Airplanes from March Air Reserve Base perform a flyover during the annual City of Perris Veterans Day Parade on Saturday, Nov. 3.
Perris’ commitment to the U.S. military and those who served in uniform dates back long before the community became a City 101 years ago.
Civil War and Spanish-American War veterans were among the City’s earliest pioneers. Photos more than a century old show Civil War veterans in their uniforms remembering the cost of military service. Pictures captured Civil War veterans marching as part of the Grand Army of the Republic down D Street.
More than 900 veterans are buried at the Perris Valley Cemetery.
Perris once again called to mind its commitment to the military Saturday by hosting its annual Veterans Day Parade, which featured 41 marching units, drill teams, community groups, antique vehicles, motorcycle enthusiasts and a flyover of military aircraft.
Perris City Councilwoman Joanne Evans presents a plaque to parade Grand Marshal Michael Weir.
The City hung flags along the D Street parade route, creating a canopy of red, white and blue. Spectators lined the street to watch the parade which took place under brilliant sunny skies and pleasant temperatures.
“We need veterans to know that we care about them,” said Perris City Councilwoman Joanne Evans, a former Marine. “We need to show our colors. We are a City that is proud of our military heritage and this is our opportunity to show our patriotism, our Americanism.”
Evans presented parade Grand Marshal Mike Weir with a plaque commemorating his 20-plus years in the service, which included stints in the Navy and Air Force. Weir retired from the Riverside County Sheriff’s Department and now serves as a member of the Perris Public Safety Commission. Weir and Perris Mayor Daryl Busch discovered during preparation for the Veterans Day Parade that both
served aboard the same ship—the USS Bryce
Canyon—during their Navy days.
Perris Mayor Daryl Busch stands with a young visitor in front of the Perris Mounted Posse during the Veterans Day Parade.
Weir accepted the plaque during a brief ceremony at the Perris American Legion Post.
“Veterans give us our freedom,” he said. “It is an honor to represent the veterans who have served and are serving now.”
Busch said people need to look no further than the City cemetery to discover Perris’ deep ties to the military. Among those interred are 13 Civil War veterans.
“Our City has a long-time commitment to serving our country,” Busch said. “We are long-time patriots and long-time supporters of our military.”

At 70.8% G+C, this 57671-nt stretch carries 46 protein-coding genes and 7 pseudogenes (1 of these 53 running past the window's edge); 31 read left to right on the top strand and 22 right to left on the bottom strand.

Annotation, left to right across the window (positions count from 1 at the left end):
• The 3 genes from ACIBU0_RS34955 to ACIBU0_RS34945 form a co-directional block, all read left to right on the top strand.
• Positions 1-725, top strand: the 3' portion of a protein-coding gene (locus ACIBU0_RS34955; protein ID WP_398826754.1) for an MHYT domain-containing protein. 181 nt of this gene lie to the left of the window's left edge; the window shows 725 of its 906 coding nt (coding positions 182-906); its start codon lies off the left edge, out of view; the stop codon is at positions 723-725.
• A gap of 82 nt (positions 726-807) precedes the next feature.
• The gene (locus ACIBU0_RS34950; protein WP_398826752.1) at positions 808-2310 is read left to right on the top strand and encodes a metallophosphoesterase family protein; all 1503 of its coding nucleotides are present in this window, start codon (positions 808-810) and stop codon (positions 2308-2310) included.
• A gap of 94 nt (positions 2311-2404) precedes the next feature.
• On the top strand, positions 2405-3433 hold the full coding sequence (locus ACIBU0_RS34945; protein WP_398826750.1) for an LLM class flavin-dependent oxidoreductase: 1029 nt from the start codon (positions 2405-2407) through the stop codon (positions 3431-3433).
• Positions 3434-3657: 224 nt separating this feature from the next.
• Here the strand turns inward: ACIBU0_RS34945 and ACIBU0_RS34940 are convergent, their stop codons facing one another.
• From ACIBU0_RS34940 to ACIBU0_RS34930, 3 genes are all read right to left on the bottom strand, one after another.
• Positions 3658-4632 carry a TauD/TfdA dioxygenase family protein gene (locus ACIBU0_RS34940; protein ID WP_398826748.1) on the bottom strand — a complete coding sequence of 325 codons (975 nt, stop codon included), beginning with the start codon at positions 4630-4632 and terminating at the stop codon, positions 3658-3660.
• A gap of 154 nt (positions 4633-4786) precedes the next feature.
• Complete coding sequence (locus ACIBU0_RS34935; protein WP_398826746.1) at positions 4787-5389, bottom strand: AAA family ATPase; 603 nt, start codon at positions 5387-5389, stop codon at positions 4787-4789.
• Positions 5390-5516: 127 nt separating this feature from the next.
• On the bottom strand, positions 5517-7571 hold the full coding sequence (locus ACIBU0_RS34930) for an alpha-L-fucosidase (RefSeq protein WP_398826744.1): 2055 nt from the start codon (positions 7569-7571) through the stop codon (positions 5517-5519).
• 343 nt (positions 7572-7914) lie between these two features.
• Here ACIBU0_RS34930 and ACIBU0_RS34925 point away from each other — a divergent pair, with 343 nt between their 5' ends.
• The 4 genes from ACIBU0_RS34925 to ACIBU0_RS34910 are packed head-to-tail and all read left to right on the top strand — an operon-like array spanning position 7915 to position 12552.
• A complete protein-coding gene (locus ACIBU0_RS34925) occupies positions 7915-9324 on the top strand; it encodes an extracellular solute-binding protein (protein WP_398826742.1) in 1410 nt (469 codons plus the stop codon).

Perris City Councilwoman Rita Rogers said that even during difficult economic times, the City never considered canceling its Veterans Day Parade.
Perris City Clerk Judy Haughney and Mayor Pro-Tem Al Landers announce the Veterans Day Parade.
“This is part of the fabric of our community,” she said. “It is an honor to salute the people who are making sacrifices on our behalf.”
Riverside County Supervisor Marion Ashley agreed the City carries on its Veterans Day tradition even while most other cities do not.
“It’s really wonderful the City of Perris keeps its tradition alive,” Ashley said. “Perris does it every year, through good times and bad. You can count on it.”
Perris City Councilman Mark Yarbrough remember his son Schuyler and daughter Andrea both presently in uniform. Schuyler serves with the Marines. Andrea is stationed in Germany with the Army.
"Our veterans inspire all of us, " Yarborough said. "They represent the best of what our country has to offer. I am proud of them more than I can say."
As he has for years, Perris Mayor Pro-Tem Al Landers announced the parade, assisted by City Clerk Judy Haughney. The sacrifice of veterans is never far from his mind. His brother, Richard Landers, was killed while serving with the 101st Airborne Division in Vietnam. He was 19.
Flags line D Street in anticipation of the Veterans Day Parade, creating a red, white and blue canopy.
Al Landers said he was most pleased to see the hundreds of Perris students marching in support of veterans—formations from the California Military Institute, Perris High School and other campuses.
“I see a bright future for the U.S.,” Landers said. “We have got to remember the veterans who have made us free.”